In the early morning hours on November 18, 1999 I was doing the initial crisis debriefing for members of TAMECT, Texas A&M’s Emergency Care Team. They are students who volunteer to provide first response at Aggie games and events.
Some of them have had no experience while others are seasoned EMTs and even paramedics. They were on site at stack when it fell and the first responders to triage and treat the victims when it collapsed at 2:42 a.m.
When they were relieved by paid city emergency crews the Commander asked for the first responders who initially handled the scene. He was pointed toward this group of exhausted, dust- and blood-covered 17 through 24 year olds.
“No, no,” he said, “I mean the first medical responders who triaged the scene.” Again, he was pointed toward the student medics.
In stunned disbelief and humility he took off his helmet, and his surrounding crew removed theirs as well. He reverentially went over and shook each and every one of their hands, quietly reassuring them that far more would have died if they had not worked so expertly that morning and thanking them for their service.
These young men and women were shaken up, because it’s one thing to work a wreck, but it’s another to try to save your own, especially after such a horrific disaster. I had the privilege of working with these incredible human beings in the coming months as they, and all Aggies, sought to wrap our heads and hearts around what was seen and experienced that day.
I had fallen asleep in front of the tv watching a movie. The first news report woke me up about 12 minutes after it happened. I was a graduate teaching assistant for the Health and Kinesiology department at the time as I worked on my degree. I threw back on my teaching clothes, a maroon PEAP (Physical Education Activity Program) shirt and wind pants, and headed down there. It was a 5-minute drive.
I was sent to the little trailer that had been set up as command central and found there a friend from my faith community who was the admin on call for Student Services that week and so was currently in charge of the scene. We had just talked at church a week before about my being certified in trauma counseling, so she sent me to find the Care Team folks to provide the initial trauma debrief.
As horrific as that day was, I will be forever grateful to have gained these amazing people, and the UPD Officer who served as the staff mentor for the Care Team program, in my life. (I remain so proud of you all–your hearts, your professionalism, your integrity…I love you!!) It was an incredible honor to walk with them, and they took this “two-percenter” (ask an Aggie what that means) in as part of their family.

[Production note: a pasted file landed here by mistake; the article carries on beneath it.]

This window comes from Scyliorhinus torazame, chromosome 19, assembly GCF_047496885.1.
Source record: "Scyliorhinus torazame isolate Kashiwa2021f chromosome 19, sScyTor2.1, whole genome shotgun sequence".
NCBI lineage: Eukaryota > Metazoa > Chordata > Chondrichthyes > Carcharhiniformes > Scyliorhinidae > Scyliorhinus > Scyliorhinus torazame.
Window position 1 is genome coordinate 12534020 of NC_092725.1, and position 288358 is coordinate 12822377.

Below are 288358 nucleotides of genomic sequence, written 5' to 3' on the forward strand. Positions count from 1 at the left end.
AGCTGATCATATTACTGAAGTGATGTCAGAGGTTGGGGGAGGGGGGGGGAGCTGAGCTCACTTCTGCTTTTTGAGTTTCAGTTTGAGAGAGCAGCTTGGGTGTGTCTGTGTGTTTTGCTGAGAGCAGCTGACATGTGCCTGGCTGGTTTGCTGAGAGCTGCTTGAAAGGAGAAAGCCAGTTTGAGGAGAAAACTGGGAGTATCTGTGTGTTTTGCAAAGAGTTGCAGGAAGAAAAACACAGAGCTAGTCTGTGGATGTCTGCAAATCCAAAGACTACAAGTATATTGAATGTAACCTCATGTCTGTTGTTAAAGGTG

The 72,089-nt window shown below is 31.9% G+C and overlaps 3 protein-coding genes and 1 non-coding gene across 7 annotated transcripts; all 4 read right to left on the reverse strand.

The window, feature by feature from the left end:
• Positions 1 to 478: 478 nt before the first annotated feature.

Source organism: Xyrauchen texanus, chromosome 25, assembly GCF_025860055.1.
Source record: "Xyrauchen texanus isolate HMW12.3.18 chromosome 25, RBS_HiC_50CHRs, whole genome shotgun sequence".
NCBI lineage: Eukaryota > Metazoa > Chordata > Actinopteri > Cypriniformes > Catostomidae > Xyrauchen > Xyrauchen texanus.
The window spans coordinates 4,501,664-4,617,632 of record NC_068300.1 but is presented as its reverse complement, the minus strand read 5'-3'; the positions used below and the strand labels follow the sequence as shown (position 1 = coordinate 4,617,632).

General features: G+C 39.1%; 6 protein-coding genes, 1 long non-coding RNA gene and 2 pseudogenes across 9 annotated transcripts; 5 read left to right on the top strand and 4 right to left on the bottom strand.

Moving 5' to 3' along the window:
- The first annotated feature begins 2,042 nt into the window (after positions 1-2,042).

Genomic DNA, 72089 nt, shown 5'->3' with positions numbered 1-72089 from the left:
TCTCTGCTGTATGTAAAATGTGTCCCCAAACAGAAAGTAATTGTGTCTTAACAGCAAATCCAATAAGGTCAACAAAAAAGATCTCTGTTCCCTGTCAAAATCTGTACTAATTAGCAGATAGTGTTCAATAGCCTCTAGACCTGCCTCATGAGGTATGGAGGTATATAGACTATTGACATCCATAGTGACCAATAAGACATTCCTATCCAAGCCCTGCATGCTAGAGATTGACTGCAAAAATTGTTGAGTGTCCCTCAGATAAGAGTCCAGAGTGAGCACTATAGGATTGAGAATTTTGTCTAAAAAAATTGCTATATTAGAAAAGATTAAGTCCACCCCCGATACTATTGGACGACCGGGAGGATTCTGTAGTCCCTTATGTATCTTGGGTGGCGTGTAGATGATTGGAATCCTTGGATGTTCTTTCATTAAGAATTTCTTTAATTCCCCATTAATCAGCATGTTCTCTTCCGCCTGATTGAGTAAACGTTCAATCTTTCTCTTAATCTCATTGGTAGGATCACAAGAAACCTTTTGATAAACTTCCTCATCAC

I went back and spent the day at the collapse site offering what help I could. I met with the full TAMECT group that night for another debrief and worked with some of them for the next couple of years. I remain in contact with many of them.
I did some good that day, and I also made some bad rookie mistakes that caused damage, I believe. It’s part of what compels me to try to teach others today, mostly healthcare professionals, how to care for those suffering without doing harm out of our discomfort and desperation to try to fix it by offering false hope (as I did for one family) or theologizing or worn out cliches’. I wish we could learn easily and without it being at others’ expense. Unfortunately that isn’t usually the case.
I teach classes of medical and other professional caregiving students on a regular basis. A couple of years ago, I taught a class for the Pediatric Palliative Care course at Texas A&M’s Health Science Center’s College of Nursing. We talked about the mistakes we make in caring when we are not grounded in ourselves. I told them of my regrets from those mistakes almost a couple of decades ago and reminded them that none of us go into these caring fields to do harm.
“But”, I assured them, “you will. It’s just part of being human. The trick is to be able to see them, learn and grow from them, and try to keep improving so we’ll be less likely to repeat those mistakes and do further harm the next time.”
These fresh-faced nursing students were only about 4 or 5 years old, most of them, when another group of young medical professionals their age showed us all how it’s done, and taught me a lot.
So on this day each year, I remember the fallen, but I also remember the Care Team members and leaders who saved lives, had their own spirits crushed and, though this day still haunts them, carry on to continue doing great and life-saving and live-changing things in this world.
Peace to them, and all who care and serve.